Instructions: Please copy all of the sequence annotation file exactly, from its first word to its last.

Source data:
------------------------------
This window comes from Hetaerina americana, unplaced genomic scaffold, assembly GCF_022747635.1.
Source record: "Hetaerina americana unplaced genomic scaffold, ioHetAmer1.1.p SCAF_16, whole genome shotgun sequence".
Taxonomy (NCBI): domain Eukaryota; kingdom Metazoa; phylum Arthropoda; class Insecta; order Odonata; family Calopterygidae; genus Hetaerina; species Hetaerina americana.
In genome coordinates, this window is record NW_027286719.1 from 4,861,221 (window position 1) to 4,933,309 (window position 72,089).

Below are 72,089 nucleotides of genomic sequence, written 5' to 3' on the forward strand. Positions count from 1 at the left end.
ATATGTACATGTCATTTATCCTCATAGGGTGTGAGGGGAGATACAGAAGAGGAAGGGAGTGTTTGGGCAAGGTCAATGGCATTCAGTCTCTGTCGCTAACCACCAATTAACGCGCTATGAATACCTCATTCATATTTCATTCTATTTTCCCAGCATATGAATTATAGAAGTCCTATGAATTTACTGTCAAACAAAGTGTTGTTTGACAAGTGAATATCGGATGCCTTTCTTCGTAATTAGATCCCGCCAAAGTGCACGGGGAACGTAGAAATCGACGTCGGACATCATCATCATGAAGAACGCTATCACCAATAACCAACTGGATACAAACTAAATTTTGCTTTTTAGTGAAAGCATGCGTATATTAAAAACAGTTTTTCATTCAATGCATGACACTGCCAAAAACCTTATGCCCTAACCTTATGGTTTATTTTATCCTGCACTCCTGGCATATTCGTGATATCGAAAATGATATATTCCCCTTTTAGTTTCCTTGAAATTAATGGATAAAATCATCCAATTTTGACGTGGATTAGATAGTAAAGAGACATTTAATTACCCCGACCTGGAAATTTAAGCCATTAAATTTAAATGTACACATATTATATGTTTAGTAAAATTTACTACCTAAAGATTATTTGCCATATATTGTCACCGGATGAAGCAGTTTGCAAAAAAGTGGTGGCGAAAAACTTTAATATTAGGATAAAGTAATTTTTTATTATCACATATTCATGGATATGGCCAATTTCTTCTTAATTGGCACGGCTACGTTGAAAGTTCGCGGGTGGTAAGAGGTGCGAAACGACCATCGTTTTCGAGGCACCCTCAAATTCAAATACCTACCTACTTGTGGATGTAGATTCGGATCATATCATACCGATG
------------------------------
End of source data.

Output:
This window comes from Hetaerina americana, unplaced genomic scaffold, assembly GCF_022747635.1.
Source record: "Hetaerina americana unplaced genomic scaffold, ioHetAmer1.1.p SCAF_16, whole genome shotgun sequence".
Taxonomy (NCBI): domain Eukaryota; kingdom Metazoa; phylum Arthropoda; class Insecta; order Odonata; family Calopterygidae; genus Hetaerina; species Hetaerina americana.
In genome coordinates, this window is record NW_027286719.1 from 4,861,221 (window position 1) to 4,933,309 (window position 72,089).

Below are 72,089 nucleotides of genomic sequence, written 5' to 3' on the forward strand. Positions count from 1 at the left end.
ATATGTACATGTCATTTATCCTCATAGGGTGTGAGGGGAGATACAGAAGAGGAAGGGAGTGTTTGGGCAAGGTCAATGGCATTCAGTCTCTGTCGCTAACCACCAATTAACGCGCTATGAATACCTCATTCATATTTCATTCTATTTTCCCAGCATATGAATTATAGAAGTCCTATGAATTTACTGTCAAACAAAGTGTTGTTTGACAAGTGAATATCGGATGCCTTTCTTCGTAATTAGATCCCGCCAAAGTGCACGGGGAACGTAGAAATCGACGTCGGACATCATCATCATGAAGAACGCTATCACCAATAACCAACTGGATACAAACTAAATTTTGCTTTTTAGTGAAAGCATGCGTATATTAAAAACAGTTTTTCATTCAATGCATGACACTGCCAAAAACCTTATGCCCTAACCTTATGGTTTATTTTATCCTGCACTCCTGGCATATTCGTGATATCGAAAATGATATATTCCCCTTTTAGTTTCCTTGAAATTAATGGATAAAATCATCCAATTTTGACGTGGATTAGATAGTAAAGAGACATTTAATTACCCCGACCTGGAAATTTAAGCCATTAAATTTAAATGTACACATATTATATGTTTAGTAAAATTTACTACCTAAAGATTATTTGCCATATATTGTCACCGGATGAAGCAGTTTGCAAAAAAGTGGTGGCGAAAAACTTTAATATTAGGATAAAGTAATTTTTTATTATCACATATTCATGGATATGGCCAATTTCTTCTTAATTGGCACGGCTACGTTGAAAGTTCGCGGGTGGTAAGAGGTGCGAAACGACCATCGTTTTCGAGGCACCCTCAAATTCAAATACCTACCTACTTGTGGATGTAGATTCGGATCATATCATACCGATG